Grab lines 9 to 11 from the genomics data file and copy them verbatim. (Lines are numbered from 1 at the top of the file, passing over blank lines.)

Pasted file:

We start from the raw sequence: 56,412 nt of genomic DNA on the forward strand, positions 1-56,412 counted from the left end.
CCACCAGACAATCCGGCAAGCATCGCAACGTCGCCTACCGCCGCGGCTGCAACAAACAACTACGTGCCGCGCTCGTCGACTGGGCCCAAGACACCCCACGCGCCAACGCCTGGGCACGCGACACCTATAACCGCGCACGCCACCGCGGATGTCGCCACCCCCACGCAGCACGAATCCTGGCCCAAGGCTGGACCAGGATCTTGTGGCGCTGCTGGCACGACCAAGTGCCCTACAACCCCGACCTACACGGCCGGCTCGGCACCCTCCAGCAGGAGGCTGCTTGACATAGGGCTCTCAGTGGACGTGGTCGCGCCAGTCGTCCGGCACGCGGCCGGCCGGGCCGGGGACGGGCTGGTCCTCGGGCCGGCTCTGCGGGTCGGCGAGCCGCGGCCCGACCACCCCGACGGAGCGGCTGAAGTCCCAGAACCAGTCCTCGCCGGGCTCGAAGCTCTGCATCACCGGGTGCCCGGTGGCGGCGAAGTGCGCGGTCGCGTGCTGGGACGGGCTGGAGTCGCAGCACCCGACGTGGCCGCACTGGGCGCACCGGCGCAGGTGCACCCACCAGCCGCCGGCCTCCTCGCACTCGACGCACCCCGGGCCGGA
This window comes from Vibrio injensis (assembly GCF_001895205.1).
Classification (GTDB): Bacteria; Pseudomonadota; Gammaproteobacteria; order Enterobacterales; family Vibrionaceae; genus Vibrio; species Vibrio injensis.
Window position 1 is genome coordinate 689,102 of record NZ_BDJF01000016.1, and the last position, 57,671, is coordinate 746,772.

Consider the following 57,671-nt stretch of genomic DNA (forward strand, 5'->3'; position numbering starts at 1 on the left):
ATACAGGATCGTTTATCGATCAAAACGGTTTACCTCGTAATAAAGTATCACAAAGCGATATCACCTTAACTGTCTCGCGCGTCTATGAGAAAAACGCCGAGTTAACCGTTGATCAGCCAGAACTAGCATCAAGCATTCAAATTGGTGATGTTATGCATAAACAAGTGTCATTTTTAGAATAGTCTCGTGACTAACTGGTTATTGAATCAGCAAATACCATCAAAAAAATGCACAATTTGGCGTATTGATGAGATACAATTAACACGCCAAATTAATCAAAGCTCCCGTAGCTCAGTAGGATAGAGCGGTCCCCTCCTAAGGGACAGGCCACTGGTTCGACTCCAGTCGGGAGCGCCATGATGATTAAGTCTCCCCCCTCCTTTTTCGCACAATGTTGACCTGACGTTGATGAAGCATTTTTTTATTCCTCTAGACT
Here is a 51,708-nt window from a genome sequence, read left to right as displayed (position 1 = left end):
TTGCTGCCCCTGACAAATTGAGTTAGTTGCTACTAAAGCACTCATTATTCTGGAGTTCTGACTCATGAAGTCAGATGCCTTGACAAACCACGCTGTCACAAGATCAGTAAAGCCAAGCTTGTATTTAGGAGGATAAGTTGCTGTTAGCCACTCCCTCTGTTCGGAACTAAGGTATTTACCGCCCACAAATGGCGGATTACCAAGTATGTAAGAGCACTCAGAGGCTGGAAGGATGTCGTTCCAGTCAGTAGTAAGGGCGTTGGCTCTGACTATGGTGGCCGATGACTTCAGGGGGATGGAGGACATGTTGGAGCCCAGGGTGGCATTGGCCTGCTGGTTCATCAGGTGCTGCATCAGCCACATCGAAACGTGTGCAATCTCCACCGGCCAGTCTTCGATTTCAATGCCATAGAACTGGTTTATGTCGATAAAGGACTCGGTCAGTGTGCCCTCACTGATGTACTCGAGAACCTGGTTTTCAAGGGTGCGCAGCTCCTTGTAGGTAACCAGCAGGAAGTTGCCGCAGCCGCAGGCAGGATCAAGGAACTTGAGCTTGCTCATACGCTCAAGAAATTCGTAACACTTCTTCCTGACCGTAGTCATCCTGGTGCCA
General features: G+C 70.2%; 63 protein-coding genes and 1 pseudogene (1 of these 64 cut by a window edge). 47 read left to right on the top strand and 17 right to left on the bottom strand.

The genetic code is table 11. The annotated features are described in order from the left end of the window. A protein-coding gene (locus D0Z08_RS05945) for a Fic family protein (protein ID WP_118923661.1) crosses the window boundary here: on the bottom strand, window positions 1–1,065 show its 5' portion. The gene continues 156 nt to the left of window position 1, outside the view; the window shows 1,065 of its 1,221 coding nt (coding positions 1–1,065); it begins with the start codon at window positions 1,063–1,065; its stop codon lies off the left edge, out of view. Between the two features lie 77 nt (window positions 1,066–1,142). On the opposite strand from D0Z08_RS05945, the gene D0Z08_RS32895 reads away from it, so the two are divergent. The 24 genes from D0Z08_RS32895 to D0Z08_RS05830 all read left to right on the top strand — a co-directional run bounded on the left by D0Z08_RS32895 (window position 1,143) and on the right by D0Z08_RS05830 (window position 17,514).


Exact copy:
TTGCTGCCCCTGACAAATTGAGTTAGTTGCTACTAAAGCACTCATTATTCTGGAGTTCTGACTCATGAAGTCAGATGCCTTGACAAACCACGCTGTCACAAGATCAGTAAAGCCAAGCTTGTATTTAGGAGGATAAGTTGCTGTTAGCCACTCCCTCTGTTCGGAACTAAGGTATTTACCGCCCACAAATGGCGGATTACCAAGTATGTAAGAGCACTCAGAGGCTGGAAGGATGTCGTTCCAGTCAGTAGTAAGGGCGTTGGCTCTGACTATGGTGGCCGATGACTTCAGGGGGATGGAGGACATGTTGGAGCCCAGGGTGGCATTGGCCTGCTGGTTCATCAGGTGCTGCATCAGCCACATCGAAACGTGTGCAATCTCCACCGGCCAGTCTTCGATTTCAATGCCATAGAACTGGTTTATGTCGATAAAGGACTCGGTCAGTGTGCCCTCACTGATGTACTCGAGAACCTGGTTTTCAAGGGTGCGCAGCTCCTTGTAGGTAACCAGCAGGAAGTTGCCGCAGCCGCAGGCAGGATCAAGGAACTTGAGCTTGCTCATACGCTCAAGAAATTCGTAACACTTCTTCCTGACCGTAGTCATCCTGGTGCCA
General features: G+C 70.2%; 63 protein-coding genes and 1 pseudogene (1 of these 64 cut by a window edge). 47 read left to right on the top strand and 17 right to left on the bottom strand.

The genetic code is table 11. The annotated features are described in order from the left end of the window. A protein-coding gene (locus D0Z08_RS05945) for a Fic family protein (protein ID WP_118923661.1) crosses the window boundary here: on the bottom strand, window positions 1–1,065 show its 5' portion. The gene continues 156 nt to the left of window position 1, outside the view; the window shows 1,065 of its 1,221 coding nt (coding positions 1–1,065); it begins with the start codon at window positions 1,063–1,065; its stop codon lies off the left edge, out of view. Between the two features lie 77 nt (window positions 1,066–1,142). On the opposite strand from D0Z08_RS05945, the gene D0Z08_RS32895 reads away from it, so the two are divergent. The 24 genes from D0Z08_RS32895 to D0Z08_RS05830 all read left to right on the top strand — a co-directional run bounded on the left by D0Z08_RS32895 (window position 1,143) and on the right by D0Z08_RS05830 (window position 17,514).